Appeal from the United States District Court for the Northern District of Illinois, Eastern Division, Nos, 83 C 7841, 84 C 527, 82 C 5910, 82 C 6611, George N. Leighton, Judge.
Wood, Jr. and Posner, Circuit Judges, and Grant, Senior District Judge.*fn*
This unwieldy commodities-fraud case, rich in parties and issues, comes to us after a five-week trial that produced a record of several thousand pages. However, the essential facts are simple (and we shall make them even simpler, to the extent this can be done without distorting our analysis), and many of the issues require little or even no discussion.
At the heart of the fraud was Robert Serhant, who between 1980 and 1982 offered investors a "Hedge-Spread Program" that he said would work as follows. For every $100,000 invested, Serhant would use $97,000 to buy a 90-day U.S. Treasury bill having a value at maturity of approximately $100,000 (this was a period of high interest rates) and would invest the remaining $3,000 in Treasury bill futures traded on the Chicago Mercantile Exchange, of which he was a member. He told investors that their risk would essentially be limited to the interest on the Treasury bill, because, at worst, at the end of 90 days they would have $100,000 (more or less) -- the $97,000 principal of the Treasury bill plus interest thereon for 90 days. They would have lost only the interest they would have earned if the full $100,000 rather than $97,000, had been invested in Treasury bills. The "Program" was a gimmick, of course; the investors would be no better off than if they gave Serhant just $3,000 each. And it was misleading, as we shall see, to suggest that an investor could lose no more than the amount of the investment used to buy futures.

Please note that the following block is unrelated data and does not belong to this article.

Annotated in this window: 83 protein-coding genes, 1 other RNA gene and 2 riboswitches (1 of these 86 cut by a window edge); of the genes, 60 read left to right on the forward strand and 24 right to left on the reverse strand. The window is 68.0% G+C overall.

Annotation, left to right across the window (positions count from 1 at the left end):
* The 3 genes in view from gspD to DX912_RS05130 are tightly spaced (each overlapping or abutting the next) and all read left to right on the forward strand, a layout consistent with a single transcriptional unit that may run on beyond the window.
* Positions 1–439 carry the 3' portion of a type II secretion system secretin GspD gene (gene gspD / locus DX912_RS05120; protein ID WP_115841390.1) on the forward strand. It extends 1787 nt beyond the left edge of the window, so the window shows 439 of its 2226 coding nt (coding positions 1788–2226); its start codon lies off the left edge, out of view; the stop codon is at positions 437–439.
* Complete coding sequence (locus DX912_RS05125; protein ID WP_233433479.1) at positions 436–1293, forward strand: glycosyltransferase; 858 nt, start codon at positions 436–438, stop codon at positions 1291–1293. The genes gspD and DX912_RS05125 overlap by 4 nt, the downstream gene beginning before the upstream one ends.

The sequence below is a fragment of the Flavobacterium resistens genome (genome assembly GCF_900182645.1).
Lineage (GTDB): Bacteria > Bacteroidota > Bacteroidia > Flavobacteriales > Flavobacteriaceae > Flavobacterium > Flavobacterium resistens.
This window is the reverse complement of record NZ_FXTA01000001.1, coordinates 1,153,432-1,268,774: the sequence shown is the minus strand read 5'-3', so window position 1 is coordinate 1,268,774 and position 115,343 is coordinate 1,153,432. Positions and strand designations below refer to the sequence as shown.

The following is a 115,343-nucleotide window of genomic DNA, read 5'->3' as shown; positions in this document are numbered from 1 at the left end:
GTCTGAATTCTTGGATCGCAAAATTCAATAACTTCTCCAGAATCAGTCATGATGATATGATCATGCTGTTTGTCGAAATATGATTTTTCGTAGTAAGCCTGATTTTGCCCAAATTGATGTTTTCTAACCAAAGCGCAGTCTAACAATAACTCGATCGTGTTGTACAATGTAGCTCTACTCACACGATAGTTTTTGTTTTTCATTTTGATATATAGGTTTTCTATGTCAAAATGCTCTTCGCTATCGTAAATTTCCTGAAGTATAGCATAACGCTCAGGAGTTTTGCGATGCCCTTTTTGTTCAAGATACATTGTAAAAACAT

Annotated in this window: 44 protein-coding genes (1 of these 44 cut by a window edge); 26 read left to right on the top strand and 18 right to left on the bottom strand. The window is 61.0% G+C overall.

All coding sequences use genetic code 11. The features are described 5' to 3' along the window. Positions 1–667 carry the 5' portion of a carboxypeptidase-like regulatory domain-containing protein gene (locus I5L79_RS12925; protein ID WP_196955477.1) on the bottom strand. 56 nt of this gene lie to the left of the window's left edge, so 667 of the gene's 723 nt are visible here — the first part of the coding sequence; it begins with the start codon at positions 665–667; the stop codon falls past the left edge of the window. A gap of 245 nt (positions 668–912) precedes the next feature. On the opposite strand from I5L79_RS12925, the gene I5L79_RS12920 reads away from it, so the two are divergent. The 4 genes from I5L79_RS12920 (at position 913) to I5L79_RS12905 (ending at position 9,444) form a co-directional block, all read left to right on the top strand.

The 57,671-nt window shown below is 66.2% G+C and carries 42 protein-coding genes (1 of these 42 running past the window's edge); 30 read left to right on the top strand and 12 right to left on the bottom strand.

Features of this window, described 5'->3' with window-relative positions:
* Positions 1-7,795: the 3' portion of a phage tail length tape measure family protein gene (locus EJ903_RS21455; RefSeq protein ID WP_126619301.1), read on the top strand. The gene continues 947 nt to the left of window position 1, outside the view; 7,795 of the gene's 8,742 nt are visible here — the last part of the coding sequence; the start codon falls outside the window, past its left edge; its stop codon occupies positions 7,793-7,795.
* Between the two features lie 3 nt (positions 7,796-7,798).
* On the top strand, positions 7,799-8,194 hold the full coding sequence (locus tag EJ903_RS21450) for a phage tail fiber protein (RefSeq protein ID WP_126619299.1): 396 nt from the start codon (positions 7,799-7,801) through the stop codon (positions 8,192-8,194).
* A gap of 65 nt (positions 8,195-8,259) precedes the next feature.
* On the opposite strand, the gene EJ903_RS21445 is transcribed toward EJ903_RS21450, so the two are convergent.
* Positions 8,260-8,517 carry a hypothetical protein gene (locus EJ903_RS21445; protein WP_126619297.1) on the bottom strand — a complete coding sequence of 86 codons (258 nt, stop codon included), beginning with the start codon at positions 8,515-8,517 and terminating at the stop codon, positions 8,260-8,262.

To do the actual trading of the futures Serhant needed the services of both a clearing member of the Exchange, whose function is to guarantee that each party to a trade will make good on his commitment, and a futures commission merchant, who acts as custodian of the investors' funds. (On the mechanics of commodities trading, and especially the role of the clearing member, see United States v. Dial, 757 F.2d 163, 164-66 (7th Cir. 1985); Bernstein v. Lind-Waldock & Co., 738 F.2d 179, 181 (7th Cir. 1984); Leist v. Simplot, 638 F.2d 283, 286-88 (2d Cir. 1980), aff'd under the name of Merrill Lynch, Pierce, Fenner & Smith v. Curran, 456 U.S. 353, 72 L. Ed. 2d 182, 102 S. Ct. 1825 (1982); Fishman, Commodities Futures: An Introduction for Lawyers, 65 Chi. Bar Record 306, 309 (1984); Chicago Board of Trade, Commodity Trading Manual (1982).) For most of the period of the fraud, Serhant used K & S Commodities, Inc. (owned by Messrs. Schiller and Krumhorn) as both his clearing agent and futures commission merchant.
Serhant's scheme was fraudulent in three respects. First, he invested not 3 percent but almost 100 percent of the investors' money in Treasury bill futures, thus making the investments far riskier than the investors had originally supposed they would be. Erroneously predicting trends in short-term interest rates, Serhant lost $21 million of the $51 million invested in the Hedge-Spread Program. He didn't pocket the money; he just lost it in trading.
Second, he tried to conceal the losses from the investors by various dishonest tricks such as "allocating" profits to investors who had suffered losses. Suppose Serhant made a "block" sale (that is, a consolidated sale of futures contracts held in different accounts, see United States v. Dial, supra, 757 F.2d at 165, in this case accounts of different customers) of two futures contracts, at a price of $2 a contract. And suppose that he had paid $3 for one of the contracts and $1 for the other and that the first contract had been bought for the account of an investor who had later suffered large losses and the second contract for the account of a new investor, who had suffered no losses; Serhant might switch the accounts so that the account of the first investor would show a profit (of $1) that offset some of that investor's losses. As in a Ponzi scheme, Serhant was using newly invested money to make old investors think they were earning profits rather than losing their shirts.